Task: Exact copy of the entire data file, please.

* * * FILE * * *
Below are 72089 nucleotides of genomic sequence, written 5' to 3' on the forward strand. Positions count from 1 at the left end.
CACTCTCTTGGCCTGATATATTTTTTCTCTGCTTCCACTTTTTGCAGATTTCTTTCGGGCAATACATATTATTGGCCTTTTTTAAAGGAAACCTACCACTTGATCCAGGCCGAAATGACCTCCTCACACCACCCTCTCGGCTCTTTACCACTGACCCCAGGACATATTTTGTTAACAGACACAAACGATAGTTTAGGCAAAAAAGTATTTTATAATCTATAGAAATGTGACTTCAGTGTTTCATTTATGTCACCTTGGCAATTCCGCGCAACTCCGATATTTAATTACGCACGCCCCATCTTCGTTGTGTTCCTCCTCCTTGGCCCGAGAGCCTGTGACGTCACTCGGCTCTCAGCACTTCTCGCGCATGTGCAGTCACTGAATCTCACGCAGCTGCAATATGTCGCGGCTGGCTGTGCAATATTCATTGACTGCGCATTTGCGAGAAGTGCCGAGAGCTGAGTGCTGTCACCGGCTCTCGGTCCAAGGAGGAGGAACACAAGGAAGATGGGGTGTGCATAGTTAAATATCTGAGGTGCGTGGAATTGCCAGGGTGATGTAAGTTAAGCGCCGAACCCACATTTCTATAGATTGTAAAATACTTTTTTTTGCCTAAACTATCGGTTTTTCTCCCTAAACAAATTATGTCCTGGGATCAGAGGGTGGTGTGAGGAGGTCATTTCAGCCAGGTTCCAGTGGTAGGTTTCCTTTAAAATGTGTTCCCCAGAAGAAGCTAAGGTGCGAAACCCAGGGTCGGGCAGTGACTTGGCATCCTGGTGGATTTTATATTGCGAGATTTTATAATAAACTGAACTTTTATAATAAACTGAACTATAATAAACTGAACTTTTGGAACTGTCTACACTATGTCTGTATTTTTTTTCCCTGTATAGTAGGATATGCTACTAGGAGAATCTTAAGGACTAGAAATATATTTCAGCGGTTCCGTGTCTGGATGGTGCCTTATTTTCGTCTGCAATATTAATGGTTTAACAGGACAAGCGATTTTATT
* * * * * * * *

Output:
Below are 72089 nucleotides of genomic sequence, written 5' to 3' on the forward strand. Positions count from 1 at the left end.
CACTCTCTTGGCCTGATATATTTTTTCTCTGCTTCCACTTTTTGCAGATTTCTTTCGGGCAATACATATTATTGGCCTTTTTTAAAGGAAACCTACCACTTGATCCAGGCCGAAATGACCTCCTCACACCACCCTCTCGGCTCTTTACCACTGACCCCAGGACATATTTTGTTAACAGACACAAACGATAGTTTAGGCAAAAAAGTATTTTATAATCTATAGAAATGTGACTTCAGTGTTTCATTTATGTCACCTTGGCAATTCCGCGCAACTCCGATATTTAATTACGCACGCCCCATCTTCGTTGTGTTCCTCCTCCTTGGCCCGAGAGCCTGTGACGTCACTCGGCTCTCAGCACTTCTCGCGCATGTGCAGTCACTGAATCTCACGCAGCTGCAATATGTCGCGGCTGGCTGTGCAATATTCATTGACTGCGCATTTGCGAGAAGTGCCGAGAGCTGAGTGCTGTCACCGGCTCTCGGTCCAAGGAGGAGGAACACAAGGAAGATGGGGTGTGCATAGTTAAATATCTGAGGTGCGTGGAATTGCCAGGGTGATGTAAGTTAAGCGCCGAACCCACATTTCTATAGATTGTAAAATACTTTTTTTTGCCTAAACTATCGGTTTTTCTCCCTAAACAAATTATGTCCTGGGATCAGAGGGTGGTGTGAGGAGGTCATTTCAGCCAGGTTCCAGTGGTAGGTTTCCTTTAAAATGTGTTCCCCAGAAGAAGCTAAGGTGCGAAACCCAGGGTCGGGCAGTGACTTGGCATCCTGGTGGATTTTATATTGCGAGATTTTATAATAAACTGAACTTTTATAATAAACTGAACTATAATAAACTGAACTTTTGGAACTGTCTACACTATGTCTGTATTTTTTTTCCCTGTATAGTAGGATATGCTACTAGGAGAATCTTAAGGACTAGAAATATATTTCAGCGGTTCCGTGTCTGGATGGTGCCTTATTTTCGTCTGCAATATTAATGGTTTAACAGGACAAGCGATTTTATT